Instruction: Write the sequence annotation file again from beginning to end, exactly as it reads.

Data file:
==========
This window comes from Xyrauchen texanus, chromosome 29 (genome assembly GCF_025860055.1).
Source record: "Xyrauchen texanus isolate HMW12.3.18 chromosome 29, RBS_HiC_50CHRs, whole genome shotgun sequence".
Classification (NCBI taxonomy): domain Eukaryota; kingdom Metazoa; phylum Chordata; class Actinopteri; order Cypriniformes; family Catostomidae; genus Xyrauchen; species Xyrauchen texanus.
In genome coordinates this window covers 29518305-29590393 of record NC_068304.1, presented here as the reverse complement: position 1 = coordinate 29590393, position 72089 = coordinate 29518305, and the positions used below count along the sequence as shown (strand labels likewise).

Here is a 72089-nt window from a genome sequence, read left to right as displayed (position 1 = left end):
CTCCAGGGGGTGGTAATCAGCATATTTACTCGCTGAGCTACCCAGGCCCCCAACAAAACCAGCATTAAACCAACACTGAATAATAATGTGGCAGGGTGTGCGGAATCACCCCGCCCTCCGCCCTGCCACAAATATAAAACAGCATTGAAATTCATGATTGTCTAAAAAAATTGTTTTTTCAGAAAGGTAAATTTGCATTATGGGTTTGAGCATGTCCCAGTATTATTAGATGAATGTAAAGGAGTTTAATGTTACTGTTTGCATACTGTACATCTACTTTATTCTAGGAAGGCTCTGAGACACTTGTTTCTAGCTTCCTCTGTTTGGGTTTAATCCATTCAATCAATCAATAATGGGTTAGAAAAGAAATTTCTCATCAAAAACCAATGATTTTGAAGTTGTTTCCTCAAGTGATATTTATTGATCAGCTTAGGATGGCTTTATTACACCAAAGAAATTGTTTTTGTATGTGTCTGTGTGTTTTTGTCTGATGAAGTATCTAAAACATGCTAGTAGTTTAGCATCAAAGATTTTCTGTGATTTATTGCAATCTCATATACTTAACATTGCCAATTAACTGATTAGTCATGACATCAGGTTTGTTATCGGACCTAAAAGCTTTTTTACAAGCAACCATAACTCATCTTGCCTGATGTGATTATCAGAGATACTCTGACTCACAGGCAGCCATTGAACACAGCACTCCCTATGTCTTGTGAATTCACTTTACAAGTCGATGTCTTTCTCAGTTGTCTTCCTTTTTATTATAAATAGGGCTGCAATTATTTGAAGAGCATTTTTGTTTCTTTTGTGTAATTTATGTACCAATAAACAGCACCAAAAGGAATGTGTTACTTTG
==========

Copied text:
This window comes from Xyrauchen texanus, chromosome 29 (genome assembly GCF_025860055.1).
Source record: "Xyrauchen texanus isolate HMW12.3.18 chromosome 29, RBS_HiC_50CHRs, whole genome shotgun sequence".
Classification (NCBI taxonomy): domain Eukaryota; kingdom Metazoa; phylum Chordata; class Actinopteri; order Cypriniformes; family Catostomidae; genus Xyrauchen; species Xyrauchen texanus.
In genome coordinates this window covers 29518305-29590393 of record NC_068304.1, presented here as the reverse complement: position 1 = coordinate 29590393, position 72089 = coordinate 29518305, and the positions used below count along the sequence as shown (strand labels likewise).

Here is a 72089-nt window from a genome sequence, read left to right as displayed (position 1 = left end):
CTCCAGGGGGTGGTAATCAGCATATTTACTCGCTGAGCTACCCAGGCCCCCAACAAAACCAGCATTAAACCAACACTGAATAATAATGTGGCAGGGTGTGCGGAATCACCCCGCCCTCCGCCCTGCCACAAATATAAAACAGCATTGAAATTCATGATTGTCTAAAAAAATTGTTTTTTCAGAAAGGTAAATTTGCATTATGGGTTTGAGCATGTCCCAGTATTATTAGATGAATGTAAAGGAGTTTAATGTTACTGTTTGCATACTGTACATCTACTTTATTCTAGGAAGGCTCTGAGACACTTGTTTCTAGCTTCCTCTGTTTGGGTTTAATCCATTCAATCAATCAATAATGGGTTAGAAAAGAAATTTCTCATCAAAAACCAATGATTTTGAAGTTGTTTCCTCAAGTGATATTTATTGATCAGCTTAGGATGGCTTTATTACACCAAAGAAATTGTTTTTGTATGTGTCTGTGTGTTTTTGTCTGATGAAGTATCTAAAACATGCTAGTAGTTTAGCATCAAAGATTTTCTGTGATTTATTGCAATCTCATATACTTAACATTGCCAATTAACTGATTAGTCATGACATCAGGTTTGTTATCGGACCTAAAAGCTTTTTTACAAGCAACCATAACTCATCTTGCCTGATGTGATTATCAGAGATACTCTGACTCACAGGCAGCCATTGAACACAGCACTCCCTATGTCTTGTGAATTCACTTTACAAGTCGATGTCTTTCTCAGTTGTCTTCCTTTTTATTATAAATAGGGCTGCAATTATTTGAAGAGCATTTTTGTTTCTTTTGTGTAATTTATGTACCAATAAACAGCACCAAAAGGAATGTGTTACTTTG